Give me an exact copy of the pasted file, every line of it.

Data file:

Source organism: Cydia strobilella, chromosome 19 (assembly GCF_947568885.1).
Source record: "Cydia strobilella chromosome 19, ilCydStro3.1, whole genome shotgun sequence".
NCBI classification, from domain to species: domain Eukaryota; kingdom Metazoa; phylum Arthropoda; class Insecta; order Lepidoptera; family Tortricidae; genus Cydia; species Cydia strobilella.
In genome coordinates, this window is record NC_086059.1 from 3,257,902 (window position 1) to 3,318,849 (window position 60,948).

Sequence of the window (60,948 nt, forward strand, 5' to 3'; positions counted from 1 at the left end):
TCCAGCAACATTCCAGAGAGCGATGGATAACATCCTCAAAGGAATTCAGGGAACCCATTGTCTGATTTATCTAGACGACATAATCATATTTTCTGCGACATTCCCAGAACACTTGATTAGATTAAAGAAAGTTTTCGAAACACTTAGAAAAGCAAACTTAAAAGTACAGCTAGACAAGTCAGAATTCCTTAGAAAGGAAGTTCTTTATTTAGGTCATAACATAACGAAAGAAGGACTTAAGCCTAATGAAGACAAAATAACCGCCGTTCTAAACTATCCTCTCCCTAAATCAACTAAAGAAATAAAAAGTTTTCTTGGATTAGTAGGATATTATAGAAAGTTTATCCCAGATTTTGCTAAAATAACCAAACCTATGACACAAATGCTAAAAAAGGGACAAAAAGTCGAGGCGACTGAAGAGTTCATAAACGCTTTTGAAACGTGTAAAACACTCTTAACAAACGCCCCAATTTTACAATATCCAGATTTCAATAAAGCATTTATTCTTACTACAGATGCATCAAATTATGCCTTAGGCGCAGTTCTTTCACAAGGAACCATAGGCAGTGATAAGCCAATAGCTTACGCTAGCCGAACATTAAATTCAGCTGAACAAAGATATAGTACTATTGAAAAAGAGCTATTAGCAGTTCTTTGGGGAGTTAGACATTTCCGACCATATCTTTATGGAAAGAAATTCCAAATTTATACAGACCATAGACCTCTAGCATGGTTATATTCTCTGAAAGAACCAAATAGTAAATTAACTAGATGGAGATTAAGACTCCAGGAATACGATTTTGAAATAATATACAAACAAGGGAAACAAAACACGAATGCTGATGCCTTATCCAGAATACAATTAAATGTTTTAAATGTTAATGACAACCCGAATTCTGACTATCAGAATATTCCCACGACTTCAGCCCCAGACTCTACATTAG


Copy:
Source organism: Cydia strobilella, chromosome 19 (assembly GCF_947568885.1).
Source record: "Cydia strobilella chromosome 19, ilCydStro3.1, whole genome shotgun sequence".
NCBI classification, from domain to species: domain Eukaryota; kingdom Metazoa; phylum Arthropoda; class Insecta; order Lepidoptera; family Tortricidae; genus Cydia; species Cydia strobilella.
In genome coordinates, this window is record NC_086059.1 from 3,257,902 (window position 1) to 3,318,849 (window position 60,948).

Sequence of the window (60,948 nt, forward strand, 5' to 3'; positions counted from 1 at the left end):
TCCAGCAACATTCCAGAGAGCGATGGATAACATCCTCAAAGGAATTCAGGGAACCCATTGTCTGATTTATCTAGACGACATAATCATATTTTCTGCGACATTCCCAGAACACTTGATTAGATTAAAGAAAGTTTTCGAAACACTTAGAAAAGCAAACTTAAAAGTACAGCTAGACAAGTCAGAATTCCTTAGAAAGGAAGTTCTTTATTTAGGTCATAACATAACGAAAGAAGGACTTAAGCCTAATGAAGACAAAATAACCGCCGTTCTAAACTATCCTCTCCCTAAATCAACTAAAGAAATAAAAAGTTTTCTTGGATTAGTAGGATATTATAGAAAGTTTATCCCAGATTTTGCTAAAATAACCAAACCTATGACACAAATGCTAAAAAAGGGACAAAAAGTCGAGGCGACTGAAGAGTTCATAAACGCTTTTGAAACGTGTAAAACACTCTTAACAAACGCCCCAATTTTACAATATCCAGATTTCAATAAAGCATTTATTCTTACTACAGATGCATCAAATTATGCCTTAGGCGCAGTTCTTTCACAAGGAACCATAGGCAGTGATAAGCCAATAGCTTACGCTAGCCGAACATTAAATTCAGCTGAACAAAGATATAGTACTATTGAAAAAGAGCTATTAGCAGTTCTTTGGGGAGTTAGACATTTCCGACCATATCTTTATGGAAAGAAATTCCAAATTTATACAGACCATAGACCTCTAGCATGGTTATATTCTCTGAAAGAACCAAATAGTAAATTAACTAGATGGAGATTAAGACTCCAGGAATACGATTTTGAAATAATATACAAACAAGGGAAACAAAACACGAATGCTGATGCCTTATCCAGAATACAATTAAATGTTTTAAATGTTAATGACAACCCGAATTCTGACTATCAGAATATTCCCACGACTTCAGCCCCAGACTCTACATTAG